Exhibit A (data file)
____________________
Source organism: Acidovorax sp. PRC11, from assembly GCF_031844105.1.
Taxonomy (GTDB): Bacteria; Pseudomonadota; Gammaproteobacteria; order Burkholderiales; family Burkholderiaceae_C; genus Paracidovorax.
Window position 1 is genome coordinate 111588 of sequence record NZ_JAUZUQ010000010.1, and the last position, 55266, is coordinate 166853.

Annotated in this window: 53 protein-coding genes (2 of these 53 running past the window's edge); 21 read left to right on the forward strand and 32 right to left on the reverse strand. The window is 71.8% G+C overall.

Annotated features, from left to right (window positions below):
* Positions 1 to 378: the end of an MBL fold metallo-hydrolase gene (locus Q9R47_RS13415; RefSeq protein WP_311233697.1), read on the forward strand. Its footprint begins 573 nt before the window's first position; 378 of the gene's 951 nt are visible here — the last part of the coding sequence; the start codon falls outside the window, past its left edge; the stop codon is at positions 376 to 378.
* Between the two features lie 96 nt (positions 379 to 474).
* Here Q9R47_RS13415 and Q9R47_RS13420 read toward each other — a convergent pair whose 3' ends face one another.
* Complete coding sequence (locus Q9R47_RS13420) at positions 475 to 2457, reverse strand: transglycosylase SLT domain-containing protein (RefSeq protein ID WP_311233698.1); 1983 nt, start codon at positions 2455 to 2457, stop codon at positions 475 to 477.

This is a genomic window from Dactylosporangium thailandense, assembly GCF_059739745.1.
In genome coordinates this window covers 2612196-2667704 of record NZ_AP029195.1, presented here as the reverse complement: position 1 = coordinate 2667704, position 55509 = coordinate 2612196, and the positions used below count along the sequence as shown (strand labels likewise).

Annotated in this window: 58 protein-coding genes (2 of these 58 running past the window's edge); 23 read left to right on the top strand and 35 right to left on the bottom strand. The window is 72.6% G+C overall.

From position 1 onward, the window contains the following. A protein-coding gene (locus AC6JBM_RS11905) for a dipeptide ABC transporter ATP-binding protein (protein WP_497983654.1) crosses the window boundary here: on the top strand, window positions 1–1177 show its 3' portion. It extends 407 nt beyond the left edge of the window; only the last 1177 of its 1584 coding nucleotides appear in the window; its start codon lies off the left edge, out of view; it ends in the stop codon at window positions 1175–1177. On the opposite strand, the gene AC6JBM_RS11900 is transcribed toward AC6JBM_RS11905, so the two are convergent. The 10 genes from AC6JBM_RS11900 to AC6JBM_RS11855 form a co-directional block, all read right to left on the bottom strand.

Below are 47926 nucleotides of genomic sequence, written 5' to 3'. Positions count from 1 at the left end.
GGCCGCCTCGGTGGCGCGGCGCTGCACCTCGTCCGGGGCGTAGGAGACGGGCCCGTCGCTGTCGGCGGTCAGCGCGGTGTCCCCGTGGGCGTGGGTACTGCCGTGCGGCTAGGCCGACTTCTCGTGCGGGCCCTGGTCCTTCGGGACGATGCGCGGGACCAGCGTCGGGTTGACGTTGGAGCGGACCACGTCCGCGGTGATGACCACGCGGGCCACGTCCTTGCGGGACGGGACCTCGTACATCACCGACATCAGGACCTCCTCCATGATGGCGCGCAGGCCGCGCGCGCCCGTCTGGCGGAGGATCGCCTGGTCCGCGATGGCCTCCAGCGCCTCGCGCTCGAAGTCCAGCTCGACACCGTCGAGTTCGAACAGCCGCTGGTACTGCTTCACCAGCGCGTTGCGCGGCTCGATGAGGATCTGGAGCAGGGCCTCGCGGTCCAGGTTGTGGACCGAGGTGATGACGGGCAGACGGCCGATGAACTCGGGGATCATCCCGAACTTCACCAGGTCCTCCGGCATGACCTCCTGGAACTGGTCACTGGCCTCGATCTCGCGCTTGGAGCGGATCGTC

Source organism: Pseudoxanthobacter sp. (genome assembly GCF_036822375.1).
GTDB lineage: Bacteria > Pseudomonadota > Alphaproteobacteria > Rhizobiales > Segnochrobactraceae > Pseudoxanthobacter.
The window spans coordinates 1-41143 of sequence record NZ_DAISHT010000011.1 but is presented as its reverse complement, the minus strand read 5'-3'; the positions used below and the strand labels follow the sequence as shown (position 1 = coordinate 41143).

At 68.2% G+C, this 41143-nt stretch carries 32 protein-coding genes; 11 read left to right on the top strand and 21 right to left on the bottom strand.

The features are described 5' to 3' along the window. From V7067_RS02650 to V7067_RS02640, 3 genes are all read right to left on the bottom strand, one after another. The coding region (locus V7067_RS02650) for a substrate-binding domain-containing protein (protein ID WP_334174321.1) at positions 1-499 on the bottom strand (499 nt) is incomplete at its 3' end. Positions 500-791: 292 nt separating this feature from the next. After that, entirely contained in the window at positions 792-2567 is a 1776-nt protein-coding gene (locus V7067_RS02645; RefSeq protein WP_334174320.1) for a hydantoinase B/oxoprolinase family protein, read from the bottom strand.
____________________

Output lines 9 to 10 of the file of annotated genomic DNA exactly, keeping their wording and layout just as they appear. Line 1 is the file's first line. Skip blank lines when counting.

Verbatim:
* Complete coding sequence (locus Q9R47_RS13420) at positions 475 to 2457, reverse strand: transglycosylase SLT domain-containing protein (RefSeq protein ID WP_311233698.1); 1983 nt, start codon at positions 2455 to 2457, stop codon at positions 475 to 477.

This is a genomic window from Dactylosporangium thailandense, assembly GCF_059739745.1.